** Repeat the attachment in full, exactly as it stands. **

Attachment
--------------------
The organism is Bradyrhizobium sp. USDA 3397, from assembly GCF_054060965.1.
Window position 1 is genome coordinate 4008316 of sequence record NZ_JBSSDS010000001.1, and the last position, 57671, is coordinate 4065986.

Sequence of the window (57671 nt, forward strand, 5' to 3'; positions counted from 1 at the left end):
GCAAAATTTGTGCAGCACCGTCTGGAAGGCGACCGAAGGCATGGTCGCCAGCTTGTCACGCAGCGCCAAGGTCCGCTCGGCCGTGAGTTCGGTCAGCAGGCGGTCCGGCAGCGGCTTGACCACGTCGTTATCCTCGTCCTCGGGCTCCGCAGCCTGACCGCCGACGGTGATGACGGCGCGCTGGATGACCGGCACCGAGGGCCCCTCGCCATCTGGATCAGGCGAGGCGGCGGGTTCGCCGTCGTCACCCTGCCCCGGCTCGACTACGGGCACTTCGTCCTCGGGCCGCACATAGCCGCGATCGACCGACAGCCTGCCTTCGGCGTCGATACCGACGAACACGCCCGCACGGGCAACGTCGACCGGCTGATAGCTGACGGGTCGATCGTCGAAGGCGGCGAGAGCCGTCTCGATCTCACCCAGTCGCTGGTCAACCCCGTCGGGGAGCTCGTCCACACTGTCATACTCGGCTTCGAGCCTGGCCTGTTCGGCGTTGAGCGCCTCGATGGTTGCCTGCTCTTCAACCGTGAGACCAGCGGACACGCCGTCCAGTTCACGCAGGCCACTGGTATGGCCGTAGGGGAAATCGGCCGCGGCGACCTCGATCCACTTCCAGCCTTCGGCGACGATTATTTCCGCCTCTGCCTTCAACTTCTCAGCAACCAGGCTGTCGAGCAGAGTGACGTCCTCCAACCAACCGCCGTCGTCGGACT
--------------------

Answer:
The organism is Bradyrhizobium sp. USDA 3397, from assembly GCF_054060965.1.
Window position 1 is genome coordinate 4008316 of sequence record NZ_JBSSDS010000001.1, and the last position, 57671, is coordinate 4065986.

Sequence of the window (57671 nt, forward strand, 5' to 3'; positions counted from 1 at the left end):
GCAAAATTTGTGCAGCACCGTCTGGAAGGCGACCGAAGGCATGGTCGCCAGCTTGTCACGCAGCGCCAAGGTCCGCTCGGCCGTGAGTTCGGTCAGCAGGCGGTCCGGCAGCGGCTTGACCACGTCGTTATCCTCGTCCTCGGGCTCCGCAGCCTGACCGCCGACGGTGATGACGGCGCGCTGGATGACCGGCACCGAGGGCCCCTCGCCATCTGGATCAGGCGAGGCGGCGGGTTCGCCGTCGTCACCCTGCCCCGGCTCGACTACGGGCACTTCGTCCTCGGGCCGCACATAGCCGCGATCGACCGACAGCCTGCCTTCGGCGTCGATACCGACGAACACGCCCGCACGGGCAACGTCGACCGGCTGATAGCTGACGGGTCGATCGTCGAAGGCGGCGAGAGCCGTCTCGATCTCACCCAGTCGCTGGTCAACCCCGTCGGGGAGCTCGTCCACACTGTCATACTCGGCTTCGAGCCTGGCCTGTTCGGCGTTGAGCGCCTCGATGGTTGCCTGCTCTTCAACCGTGAGACCAGCGGACACGCCGTCCAGTTCACGCAGGCCACTGGTATGGCCGTAGGGGAAATCGGCCGCGGCGACCTCGATCCACTTCCAGCCTTCGGCGACGATTATTTCCGCCTCTGCCTTCAACTTCTCAGCAACCAGGCTGTCGAGCAGAGTGACGTCCTCCAACCAACCGCCGTCGTCGGACT